may be stored by more than one.  An archive service is operated by an
organization that does not have a good analog in the traditional
paper-based world.  The closest analog is the depositary library.

The interface to an archive provides

      a method for accepting a permanent document ID and returning
               document properties (e.g., bibliographic information)
               or the document itself.
      a method for addition of new documents--accepts a document and
               returns a permanent document ID.  This method is restricted
               to the Archive Manager's client.
      a method for the query "What's new?" which accepts a transaction
               number and returns the list of document ID's added since that
               transaction, plus the current transaction number for use in the
               next "What's new?" call.  


       one per naming scheme
       method for accepting permanent document ID, returning
             current URL for document
       method for adding a document ID --> URL association, restricted
             to the Navigation Manager's client


       IP/TCP packet interconnection
       Domain Name Service for host names
       Kerberos for authentication
       WWW (HTTP)


       method for accepting permanent document ID, returning Conditions of use
          copyright owner
          permissions & restrictions
       method for registering a new document, restricted to the
             Conditions Manager's client


       one per Publishing organization
       responsible for creating new documents and for advertising them
       has a contract with one or more Archive services to store the document

[Note from Mitchell Charity: what does it take to publish?  To be a
Publisher?  Is the concept a "light-weight" one?  Ie, a Publisher is
nothing more than one who publishes.  Or does it have authorization
(obtaining a controlled publisher identifier) or capital plant (as
when we discussed publishers having responsibility to provide
archiving) entailments.  It seems desirable to keep the publishing
concept as light as possible.]


       one per entrepreneur who wishes to provide it (probably by field)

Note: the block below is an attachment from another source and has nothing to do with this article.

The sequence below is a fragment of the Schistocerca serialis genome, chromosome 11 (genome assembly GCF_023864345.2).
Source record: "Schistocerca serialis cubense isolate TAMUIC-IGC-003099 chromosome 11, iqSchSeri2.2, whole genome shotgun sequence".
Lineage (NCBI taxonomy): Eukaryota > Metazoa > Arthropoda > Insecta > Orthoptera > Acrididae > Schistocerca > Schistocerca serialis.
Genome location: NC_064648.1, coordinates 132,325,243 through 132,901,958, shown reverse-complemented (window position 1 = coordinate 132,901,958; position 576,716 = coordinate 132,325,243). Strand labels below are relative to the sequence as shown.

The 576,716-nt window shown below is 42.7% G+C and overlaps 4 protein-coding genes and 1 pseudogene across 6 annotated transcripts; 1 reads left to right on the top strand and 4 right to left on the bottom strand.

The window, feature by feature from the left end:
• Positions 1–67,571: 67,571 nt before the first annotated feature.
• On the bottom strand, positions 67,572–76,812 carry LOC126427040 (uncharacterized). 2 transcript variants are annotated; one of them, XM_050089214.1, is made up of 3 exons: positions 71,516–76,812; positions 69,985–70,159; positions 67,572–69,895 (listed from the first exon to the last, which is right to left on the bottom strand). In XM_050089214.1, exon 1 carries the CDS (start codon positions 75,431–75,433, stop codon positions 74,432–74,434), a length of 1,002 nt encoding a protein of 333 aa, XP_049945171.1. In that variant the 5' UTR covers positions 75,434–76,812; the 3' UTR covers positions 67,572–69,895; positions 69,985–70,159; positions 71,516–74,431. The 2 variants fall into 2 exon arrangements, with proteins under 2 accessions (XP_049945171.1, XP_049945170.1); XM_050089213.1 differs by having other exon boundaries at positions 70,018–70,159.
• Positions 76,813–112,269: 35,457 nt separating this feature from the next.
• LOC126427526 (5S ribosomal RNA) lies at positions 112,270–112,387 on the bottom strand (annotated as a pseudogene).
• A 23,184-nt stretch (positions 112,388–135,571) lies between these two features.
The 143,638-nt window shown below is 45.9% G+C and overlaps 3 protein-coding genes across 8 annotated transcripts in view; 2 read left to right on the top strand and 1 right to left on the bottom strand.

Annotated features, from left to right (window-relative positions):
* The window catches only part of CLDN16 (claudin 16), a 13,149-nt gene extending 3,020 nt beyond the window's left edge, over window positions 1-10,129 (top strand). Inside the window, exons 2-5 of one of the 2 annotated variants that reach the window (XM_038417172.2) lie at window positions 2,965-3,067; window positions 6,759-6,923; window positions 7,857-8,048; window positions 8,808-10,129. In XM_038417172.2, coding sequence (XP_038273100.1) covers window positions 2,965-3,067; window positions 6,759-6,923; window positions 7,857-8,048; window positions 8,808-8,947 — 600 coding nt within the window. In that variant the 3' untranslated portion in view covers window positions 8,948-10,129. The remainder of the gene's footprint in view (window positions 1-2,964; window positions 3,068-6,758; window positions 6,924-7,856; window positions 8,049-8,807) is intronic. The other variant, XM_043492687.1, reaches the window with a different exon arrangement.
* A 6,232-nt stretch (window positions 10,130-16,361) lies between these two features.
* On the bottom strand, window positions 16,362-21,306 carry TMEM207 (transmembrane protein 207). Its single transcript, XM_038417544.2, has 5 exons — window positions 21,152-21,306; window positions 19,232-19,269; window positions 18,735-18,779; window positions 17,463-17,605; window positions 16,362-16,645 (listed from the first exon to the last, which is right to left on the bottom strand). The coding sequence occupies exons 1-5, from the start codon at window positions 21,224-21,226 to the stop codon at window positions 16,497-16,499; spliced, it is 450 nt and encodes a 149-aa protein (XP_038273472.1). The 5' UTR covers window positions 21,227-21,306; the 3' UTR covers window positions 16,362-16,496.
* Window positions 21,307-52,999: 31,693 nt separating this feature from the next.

subscribers are users and Librarians with specific interests
       arranges to receive advertisements from Publishers
       invokes "What's new?" service of archives
       forwards filtered results to users and Librarians


       may be in any of many forms
           image preferred for human use
           text usually available for computer use
           other fads of the day (PostScript, Acrobat, LaTeX, etc.)
       may contain permanent document id's of other documents
       may have Conditions of use
       needs a "MIME type"
[Note:  the definition of a document needs a lot more work.]


There are many services that are not provided by the basic
architecture. The core services described above can be used as
building blocks to compose more complicated services. The underlying
architecture is intended to support this composition.  There are many
possible third-party services, some of which involve simple on-the-fly
data or protocol conversion, others of which involve different
administrative entities.  Here are a few illustrative examples:

Format conversion: a service that converts a document from one format
to another on-the-fly;

Deduplication: a service that determines if two permanent document
identifiers refer to the same document;

Retrieval: a service that provides actual documents in response to
searches (a composition of search service and archive);

Search composition: a service that queries several distinct discovery
services and returns the results as a single response, possibly having
deduplicated them first;

Reference following: a service that converts a citation found in a
document entry into the permanent identifier of that document. (This
service actually constructs a specialized query and forwards it to
some set of discovery services.)

Caching: A service that holds frequently-used copies of on-line
documents at a location that provides more rapid delivery or greater
availability to some set of clients.

Commerce service: A service that provides accounting, billing, usage
logging, or related information-gathering for purposes of commerce.